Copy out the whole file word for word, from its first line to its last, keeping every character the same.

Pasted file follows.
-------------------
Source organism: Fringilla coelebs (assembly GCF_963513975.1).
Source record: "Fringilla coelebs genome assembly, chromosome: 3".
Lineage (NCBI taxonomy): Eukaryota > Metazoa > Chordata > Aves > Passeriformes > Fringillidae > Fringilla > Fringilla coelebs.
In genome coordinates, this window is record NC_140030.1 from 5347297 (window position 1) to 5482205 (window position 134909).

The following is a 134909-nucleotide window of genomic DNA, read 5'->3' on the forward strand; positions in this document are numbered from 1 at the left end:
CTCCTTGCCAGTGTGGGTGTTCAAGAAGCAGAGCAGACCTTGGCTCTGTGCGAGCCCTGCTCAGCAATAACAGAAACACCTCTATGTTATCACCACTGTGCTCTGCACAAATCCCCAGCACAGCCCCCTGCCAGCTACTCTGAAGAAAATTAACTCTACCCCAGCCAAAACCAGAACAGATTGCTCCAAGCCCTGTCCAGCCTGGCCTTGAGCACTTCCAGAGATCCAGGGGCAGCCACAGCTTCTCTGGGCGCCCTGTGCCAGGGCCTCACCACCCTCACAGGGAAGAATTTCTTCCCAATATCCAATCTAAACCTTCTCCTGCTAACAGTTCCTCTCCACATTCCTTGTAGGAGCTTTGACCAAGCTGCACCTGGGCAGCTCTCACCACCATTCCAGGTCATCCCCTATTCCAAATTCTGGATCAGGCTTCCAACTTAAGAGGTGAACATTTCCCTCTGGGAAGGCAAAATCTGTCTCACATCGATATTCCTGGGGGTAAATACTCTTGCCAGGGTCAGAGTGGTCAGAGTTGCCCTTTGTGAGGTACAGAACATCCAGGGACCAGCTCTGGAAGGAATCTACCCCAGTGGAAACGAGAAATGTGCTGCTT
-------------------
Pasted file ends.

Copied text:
Source organism: Fringilla coelebs (assembly GCF_963513975.1).
Source record: "Fringilla coelebs genome assembly, chromosome: 3".
Lineage (NCBI taxonomy): Eukaryota > Metazoa > Chordata > Aves > Passeriformes > Fringillidae > Fringilla > Fringilla coelebs.
In genome coordinates, this window is record NC_140030.1 from 5347297 (window position 1) to 5482205 (window position 134909).

The following is a 134909-nucleotide window of genomic DNA, read 5'->3' on the forward strand; positions in this document are numbered from 1 at the left end:
CTCCTTGCCAGTGTGGGTGTTCAAGAAGCAGAGCAGACCTTGGCTCTGTGCGAGCCCTGCTCAGCAATAACAGAAACACCTCTATGTTATCACCACTGTGCTCTGCACAAATCCCCAGCACAGCCCCCTGCCAGCTACTCTGAAGAAAATTAACTCTACCCCAGCCAAAACCAGAACAGATTGCTCCAAGCCCTGTCCAGCCTGGCCTTGAGCACTTCCAGAGATCCAGGGGCAGCCACAGCTTCTCTGGGCGCCCTGTGCCAGGGCCTCACCACCCTCACAGGGAAGAATTTCTTCCCAATATCCAATCTAAACCTTCTCCTGCTAACAGTTCCTCTCCACATTCCTTGTAGGAGCTTTGACCAAGCTGCACCTGGGCAGCTCTCACCACCATTCCAGGTCATCCCCTATTCCAAATTCTGGATCAGGCTTCCAACTTAAGAGGTGAACATTTCCCTCTGGGAAGGCAAAATCTGTCTCACATCGATATTCCTGGGGGTAAATACTCTTGCCAGGGTCAGAGTGGTCAGAGTTGCCCTTTGTGAGGTACAGAACATCCAGGGACCAGCTCTGGAAGGAATCTACCCCAGTGGAAACGAGAAATGTGCTGCTT